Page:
• Vikings star safety Harrison Smith says his ankle is fully healed and is now a non-issue, per the Associated Press.
  • Matt Vensel of the Star Tribune reports that Vikings head coach Mike Zimmer is expected to return to Minnesota today, to visit his eye doctors tomorrow, and if all goes well, he will be coaching OTAs on Tuesday (Twitter links).

Extra Points: Pats, Ravens, Lockett, Dansby

If a Malcolm Butler trade is going to occur, it will likely take place this week and come down to whether the Saints are ready to surrender their No. 32 overall pick or submit a proposal of a package involving their second-rounder (No. 42), Mike Reiss of ESPN.com notes. Butler signed his $3.91MM RFA tender earlier this week to pave the way for a trade and Saints/Patriots talks continue, but it’s uncertain if the Saints want to unload a high draft pick and pay the 27-year-old Butler like a top-tier cornerback. Reiss gets the feeling the Patriots won’t have an issue with Butler playing on the RFA tender this season, as they would be able to fetch a compensatory pick after the season if/when Butler departs as a UFA in that scenario.

Here’s the latest from New England and the rest of the league as we enter draft week.

  • Aaron Hernandez‘s death closed all cases against him and could open the door to more issues between the NFL and NFLPA regarding the former Patriots tight end’s salary. The league and NFLPA agreed to table any grievance-related discussions until all criminal prosecution of Hernandez concluded, according to Mike Florio of Pro Football Talk. That having happened reopens those unresolved issues. Hernandez’s side was demanding $3.25MM in unpaid money from his 2012 signing bonus, and the NFLPA filed a grievance for the former tight end’s 2013 and 2014 guaranteed salaries (in addition to a 2014 guaranteed workout bonus). The NFL and the Patriots’ grievance sought repayment of all money given to Hernandez prior to the 2012 contract extension.
  • While initial reports indicated Ravens offensive lineman James Hurst had signed his restricted free agent tender, that doesn’t appear to be the case, tweets salary cap guru Ian Whetstone. Instead, Hurst looks to have agreed to a reduced one-year contract, similar to Baltimore RFA wide receiver Michael Campanaro. Under the terms of his original-round RFA tender, Hurst would have earned $1.797MM in 2017. But he will now will presumably take in a lesser total. Hurst, 25, started three games for the Ravens last season and played on roughly a quarter of the club’s offensive snaps.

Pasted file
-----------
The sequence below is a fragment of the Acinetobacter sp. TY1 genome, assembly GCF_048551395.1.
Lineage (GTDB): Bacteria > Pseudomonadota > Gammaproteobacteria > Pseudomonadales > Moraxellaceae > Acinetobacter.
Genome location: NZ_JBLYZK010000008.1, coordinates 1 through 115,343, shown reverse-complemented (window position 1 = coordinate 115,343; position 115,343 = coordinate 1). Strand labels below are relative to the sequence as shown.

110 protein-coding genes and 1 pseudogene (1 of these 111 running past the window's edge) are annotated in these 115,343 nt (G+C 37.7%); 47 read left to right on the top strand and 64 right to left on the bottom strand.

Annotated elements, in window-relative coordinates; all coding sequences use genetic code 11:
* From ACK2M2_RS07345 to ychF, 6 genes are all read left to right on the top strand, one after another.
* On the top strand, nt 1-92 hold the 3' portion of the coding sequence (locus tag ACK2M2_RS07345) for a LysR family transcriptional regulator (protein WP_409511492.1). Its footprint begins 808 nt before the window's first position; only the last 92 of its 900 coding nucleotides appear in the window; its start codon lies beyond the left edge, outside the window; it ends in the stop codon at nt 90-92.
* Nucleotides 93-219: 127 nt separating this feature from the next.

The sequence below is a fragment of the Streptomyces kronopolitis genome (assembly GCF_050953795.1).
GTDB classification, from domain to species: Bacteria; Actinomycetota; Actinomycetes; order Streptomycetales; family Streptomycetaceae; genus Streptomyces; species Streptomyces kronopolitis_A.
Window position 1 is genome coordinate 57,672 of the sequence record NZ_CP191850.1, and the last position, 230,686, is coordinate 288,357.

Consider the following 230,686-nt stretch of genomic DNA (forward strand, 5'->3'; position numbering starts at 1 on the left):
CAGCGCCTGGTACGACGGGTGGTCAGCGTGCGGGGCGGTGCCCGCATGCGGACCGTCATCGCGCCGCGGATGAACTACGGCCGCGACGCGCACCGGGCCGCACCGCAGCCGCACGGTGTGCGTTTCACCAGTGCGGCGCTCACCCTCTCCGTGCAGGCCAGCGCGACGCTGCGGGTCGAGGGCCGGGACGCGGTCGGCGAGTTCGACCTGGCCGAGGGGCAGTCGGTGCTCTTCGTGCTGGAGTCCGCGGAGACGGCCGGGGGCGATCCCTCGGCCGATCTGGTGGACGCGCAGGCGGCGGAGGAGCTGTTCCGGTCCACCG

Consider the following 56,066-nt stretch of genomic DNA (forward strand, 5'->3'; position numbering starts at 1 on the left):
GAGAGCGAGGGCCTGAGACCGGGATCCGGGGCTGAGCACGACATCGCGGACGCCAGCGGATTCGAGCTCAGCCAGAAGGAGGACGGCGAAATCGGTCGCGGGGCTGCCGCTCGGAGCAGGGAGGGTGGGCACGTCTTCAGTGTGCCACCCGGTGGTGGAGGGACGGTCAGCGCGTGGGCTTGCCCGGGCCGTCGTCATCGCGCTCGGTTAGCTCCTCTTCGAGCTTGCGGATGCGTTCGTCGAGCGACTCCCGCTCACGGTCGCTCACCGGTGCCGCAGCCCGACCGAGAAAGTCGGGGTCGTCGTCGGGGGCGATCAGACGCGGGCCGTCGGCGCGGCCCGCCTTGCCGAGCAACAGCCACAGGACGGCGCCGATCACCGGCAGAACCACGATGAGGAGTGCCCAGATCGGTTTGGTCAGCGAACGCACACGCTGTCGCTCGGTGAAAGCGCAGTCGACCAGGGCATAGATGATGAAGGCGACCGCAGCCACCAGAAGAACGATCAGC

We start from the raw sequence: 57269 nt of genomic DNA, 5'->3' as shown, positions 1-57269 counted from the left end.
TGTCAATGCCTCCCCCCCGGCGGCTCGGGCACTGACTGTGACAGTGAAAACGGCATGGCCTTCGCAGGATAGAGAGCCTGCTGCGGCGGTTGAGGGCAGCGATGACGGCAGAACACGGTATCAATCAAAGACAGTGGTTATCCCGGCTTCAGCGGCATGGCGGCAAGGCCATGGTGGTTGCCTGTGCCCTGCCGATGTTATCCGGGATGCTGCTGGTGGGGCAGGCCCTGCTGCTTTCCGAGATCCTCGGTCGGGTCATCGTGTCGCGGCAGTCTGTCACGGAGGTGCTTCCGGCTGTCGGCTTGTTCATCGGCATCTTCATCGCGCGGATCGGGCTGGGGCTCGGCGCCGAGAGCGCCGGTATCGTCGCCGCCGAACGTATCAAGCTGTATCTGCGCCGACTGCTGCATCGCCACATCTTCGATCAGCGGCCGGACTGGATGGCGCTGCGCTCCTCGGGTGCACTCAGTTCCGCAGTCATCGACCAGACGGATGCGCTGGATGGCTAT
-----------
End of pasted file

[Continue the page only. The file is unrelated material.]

• Tyler Lockett expects to be ready for training camp, but the rehabbing Seahawks wideout has an uncertain timetable until then, Bob Condotta of the Seattle Times reports. Lockett broke the tibia and fibula in his right leg in Week 16 of last year and had surgery on Christmas Eve. Lockett told media, including Condotta, he’s aiming to be ready by camp but is viewing any earlier participation as a bonus.
  • The Cardinals did not view Karlos Dansby as a backup plan despite his age, contacting the 14th-year linebacker in the opening minutes of free agency, Kent Somers of AZCentral.com reports. Signed to a one-year, $2MM deal, the 35-year-old Dansby is expected to take Kevin Minter‘s place alongside Deone Bucannon at inside linebacker. The Cards allowed Minter to walk, and he signed a one-year, $4MM deal with the Bengals.
  • Two personnel men surveyed by the Milwaukee Journal Sentinel’s Bob McGinn regarding the 2017 draft said Ryan Ramczyk would profile as a second-round pick if this were a more traditional year for offensive line prospects. But with the prognosis grim for this year’s class, the Wisconsin blocker likely will vault into the first round. An AFC team’s staffer said this class of linemen was the worst he’s seen in 10 years.

Dallas Robinson contributed to this report.